If you know me then you know I’m an advocate for canine fitness. I support and encourage people to do more things with their dogs and in doing so strongly encourage everyone to take the fitness of their canine partner serious. Fitness is not just for the “sport” dogs, our pet dogs need a good fitness routine as well.
There is so much information on the internet regarding canine fitness that it is easy to get overwhelmed and just toss your hands up. I certainly don’t want anyone to fall victim to information overload.
It’s important to start off by reminding you that all dogs regardless of their life stage can benefit from canine fitness. You can read a previous blog on this here. If your dog is recovering from an injury, you will need a letter of clearance from your veterinarian stating your dog is cleared for exercise with no limitations. If there are limitations, I need to know this up front.
How do we achieve success with canine fitness?
Any goal without a plan is just a distant dream. Don’t let the fitness health of your canine be a dream, let’s make it a reality! Creating a plan to help you be successful with keeping your favorite training partner in shape isn’t as tough as it may sound.
What are we planning? We are planning each training session which allows you to have a clear vision of where you are going and how you will get there. It doesn’t have to be elaborate or complicated, but it needs to be addressed before you have your dog in front of you and treats in hand. Planning is setting you up for maximizing your mental focus during your training session. Your dog will thank you for this later as there will be less sessions ending with you or him frustrated. Planning will help you stay on track with your goals because accountability is a real thing. I suggest using a training journal and keeping notes on each session as needed. You will be surprised how far you have come when you can measure a goal with a date on it.
What should be included in the plan? There are 4 areas:
- Goals: What do you want to accomplish this month, then we separate this into weeks, then to days. Planning and record keeping will keep you honest in repetitions, sets and patterns. Dogs & people love patterns, it’s familiar but when it comes to fitness, we must be mindful in not performing empty reps. Empty reps would be just going through the motions. It’s also critical not to drill your dog with any training and not to work your dog to the point of fatigue. Signs of fatigue you can find here.
- Challenge: Adding challenges at the appropriate time will allow our dogs to gain strength. Remember we don’t want empty reps. We handlers really have to pay close attention to form in regard to fitness. An exercise that is too challenging or not challenging enough can be performed with incorrect form “posture” very easily. Incorrect form works the wrong target muscles and can also lead to injury.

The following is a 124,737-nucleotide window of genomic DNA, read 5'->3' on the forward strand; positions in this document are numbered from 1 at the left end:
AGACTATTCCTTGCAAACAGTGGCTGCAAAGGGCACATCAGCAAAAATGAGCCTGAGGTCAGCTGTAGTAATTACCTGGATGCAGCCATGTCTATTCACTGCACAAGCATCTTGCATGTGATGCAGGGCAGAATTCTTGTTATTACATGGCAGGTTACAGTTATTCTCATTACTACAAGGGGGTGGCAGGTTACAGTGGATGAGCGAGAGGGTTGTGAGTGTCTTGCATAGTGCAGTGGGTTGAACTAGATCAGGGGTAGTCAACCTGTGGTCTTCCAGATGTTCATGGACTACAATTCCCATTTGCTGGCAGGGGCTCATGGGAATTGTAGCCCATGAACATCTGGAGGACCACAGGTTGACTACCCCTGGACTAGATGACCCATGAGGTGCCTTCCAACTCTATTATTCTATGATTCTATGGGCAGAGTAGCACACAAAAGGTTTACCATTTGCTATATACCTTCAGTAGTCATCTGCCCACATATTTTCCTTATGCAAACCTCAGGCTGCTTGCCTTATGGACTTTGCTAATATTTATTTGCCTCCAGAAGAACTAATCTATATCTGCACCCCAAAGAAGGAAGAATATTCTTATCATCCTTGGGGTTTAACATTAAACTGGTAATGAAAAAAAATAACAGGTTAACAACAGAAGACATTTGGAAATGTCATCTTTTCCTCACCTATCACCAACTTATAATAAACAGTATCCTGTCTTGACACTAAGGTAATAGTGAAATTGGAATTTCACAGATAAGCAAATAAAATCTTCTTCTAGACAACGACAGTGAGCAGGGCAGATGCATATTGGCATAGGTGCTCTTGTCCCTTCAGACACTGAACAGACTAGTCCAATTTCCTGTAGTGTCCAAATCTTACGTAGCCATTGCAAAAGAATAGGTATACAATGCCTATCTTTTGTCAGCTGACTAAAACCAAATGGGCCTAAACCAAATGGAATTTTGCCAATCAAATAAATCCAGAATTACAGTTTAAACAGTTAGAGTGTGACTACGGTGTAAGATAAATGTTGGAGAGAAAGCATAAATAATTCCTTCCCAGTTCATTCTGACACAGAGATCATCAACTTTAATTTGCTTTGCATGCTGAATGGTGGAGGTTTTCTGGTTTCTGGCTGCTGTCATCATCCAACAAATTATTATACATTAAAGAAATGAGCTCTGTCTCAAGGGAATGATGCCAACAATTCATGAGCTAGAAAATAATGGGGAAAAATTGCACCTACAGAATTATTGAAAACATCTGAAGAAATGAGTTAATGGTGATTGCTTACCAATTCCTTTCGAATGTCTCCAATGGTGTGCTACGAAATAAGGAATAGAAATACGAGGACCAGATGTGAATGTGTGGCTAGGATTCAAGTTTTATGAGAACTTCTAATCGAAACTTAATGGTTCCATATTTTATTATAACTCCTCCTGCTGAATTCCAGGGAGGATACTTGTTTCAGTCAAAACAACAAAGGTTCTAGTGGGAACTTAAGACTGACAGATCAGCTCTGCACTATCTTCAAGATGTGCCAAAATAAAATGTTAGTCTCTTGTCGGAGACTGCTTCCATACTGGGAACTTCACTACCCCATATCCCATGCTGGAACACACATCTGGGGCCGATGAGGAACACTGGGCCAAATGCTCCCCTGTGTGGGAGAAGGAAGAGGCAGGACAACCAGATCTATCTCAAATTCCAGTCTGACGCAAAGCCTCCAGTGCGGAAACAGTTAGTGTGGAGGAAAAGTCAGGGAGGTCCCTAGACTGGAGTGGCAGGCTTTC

- Balance: Is the plan balanced? Are we working all five areas of the canine athlete puzzle? Balance, Mental, Strength, Flexibility, & Cardio. Our dog’s fitness needs are more than just stamina, there are a lot of components that keep our canine going strong.
- Prepared: Be prepared before you get your dog out. What pieces of equipment will you be using if any? What treats motivate your dog but don’t excite them to the point where they can’t think. Have those treats ready to go in a cup pre counted out to match your reps.
A word on equipment. The equipment we decide to use directly impacts our training goals. One of the biggest mistakes I see people making is jumping right into the unstable equipment. It’s the “impressive” “fun” pieces, but it may not be what your dog needs right at this moment.
Foundation fitness training should be evaluated on the flat or on stable equipment regardless of how athletic your dog may be. If your dog cannot perform the exercise with proper form “posture” on the flat, they should not be asked to perform the exercise on unstable inflatable equipment. That would make the challenge too hard.
I get asked all the time what equipment to buy. My response is always start out with a stable disc (perch, pivot disc etc.), Cavaletti poles, foam pad and/or yoga mat, a platform of some sort. There is so much you can do with just that, it’s certainly enough to get started without breaking the bank.
Length of session
Remember training sessions should be kept short. We are not entering this plan with the goal to fatigue our dogs. Use the cookie in a cup method if you need help in keeping honest with the number or reps. Don’t push for one more just because your dog is doing so amazing! Once your 5-10 cookies have been used that session is a wrap and it’s time to rest. Resting is imperative to our dog’s health and longevity in their sport of choice. Just like people who start a new fitness routine with a personal trainer, exercises can lead to sore muscles and rest is required to build strength.
Train the dog you have right in front of you right now. Don’t focus on what your dog could do yesterday or last week. Meet them where they are today. Canine fitness should be a fun way to build and strengthen your bond while enhancing your dog’s fitness.
If you are interested in purchasing a fitness disc you can email me. firstname.lastname@example.org This disc design was created by my handy husband who took my specific needs and made it a reality. I have now had my original disc since 2012 and it is still my most used piece of equipment today.
I have a basement setup (winter) with canine fitness/ mini agility obstacles for my 2 1/2 year golden retriever (CGCA,CGCU, Therapy dog, agility dog, Trick Dog Novice) I am loving the podcast and wanting to learn so much more a bout canine fitness.